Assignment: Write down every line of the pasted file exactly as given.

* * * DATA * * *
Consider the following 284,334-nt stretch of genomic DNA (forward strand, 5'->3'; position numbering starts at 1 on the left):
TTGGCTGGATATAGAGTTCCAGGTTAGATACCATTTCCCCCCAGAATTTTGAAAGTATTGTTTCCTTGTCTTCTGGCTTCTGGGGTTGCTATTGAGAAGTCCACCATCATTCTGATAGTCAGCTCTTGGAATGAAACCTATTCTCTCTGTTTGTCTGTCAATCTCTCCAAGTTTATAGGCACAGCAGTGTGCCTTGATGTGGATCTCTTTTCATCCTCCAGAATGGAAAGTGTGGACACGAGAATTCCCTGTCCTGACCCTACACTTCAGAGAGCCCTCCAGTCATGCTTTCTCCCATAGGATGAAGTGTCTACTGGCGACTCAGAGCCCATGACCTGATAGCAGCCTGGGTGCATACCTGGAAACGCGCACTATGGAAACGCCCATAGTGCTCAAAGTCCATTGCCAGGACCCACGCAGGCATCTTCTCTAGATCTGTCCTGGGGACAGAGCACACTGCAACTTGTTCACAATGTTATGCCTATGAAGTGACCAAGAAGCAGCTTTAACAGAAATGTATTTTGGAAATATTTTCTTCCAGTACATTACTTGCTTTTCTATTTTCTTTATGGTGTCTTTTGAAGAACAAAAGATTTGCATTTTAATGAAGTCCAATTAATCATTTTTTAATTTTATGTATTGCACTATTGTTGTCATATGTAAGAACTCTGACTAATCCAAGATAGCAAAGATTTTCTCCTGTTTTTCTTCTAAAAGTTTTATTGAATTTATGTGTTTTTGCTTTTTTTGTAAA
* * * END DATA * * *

Consider the following 284,334-nt stretch of genomic DNA (forward strand, 5'->3'; position numbering starts at 1 on the left):
TTGGCTGGATATAGAGTTCCAGGTTAGATACCATTTCCCCCCAGAATTTTGAAAGTATTGTTTCCTTGTCTTCTGGCTTCTGGGGTTGCTATTGAGAAGTCCACCATCATTCTGATAGTCAGCTCTTGGAATGAAACCTATTCTCTCTGTTTGTCTGTCAATCTCTCCAAGTTTATAGGCACAGCAGTGTGCCTTGATGTGGATCTCTTTTCATCCTCCAGAATGGAAAGTGTGGACACGAGAATTCCCTGTCCTGACCCTACACTTCAGAGAGCCCTCCAGTCATGCTTTCTCCCATAGGATGAAGTGTCTACTGGCGACTCAGAGCCCATGACCTGATAGCAGCCTGGGTGCATACCTGGAAACGCGCACTATGGAAACGCCCATAGTGCTCAAAGTCCATTGCCAGGACCCACGCAGGCATCTTCTCTAGATCTGTCCTGGGGACAGAGCACACTGCAACTTGTTCACAATGTTATGCCTATGAAGTGACCAAGAAGCAGCTTTAACAGAAATGTATTTTGGAAATATTTTCTTCCAGTACATTACTTGCTTTTCTATTTTCTTTATGGTGTCTTTTGAAGAACAAAAGATTTGCATTTTAATGAAGTCCAATTAATCATTTTTTAATTTTATGTATTGCACTATTGTTGTCATATGTAAGAACTCTGACTAATCCAAGATAGCAAAGATTTTCTCCTGTTTTTCTTCTAAAAGTTTTATTGAATTTATGTGTTTTTGCTTTTTTTGTAAA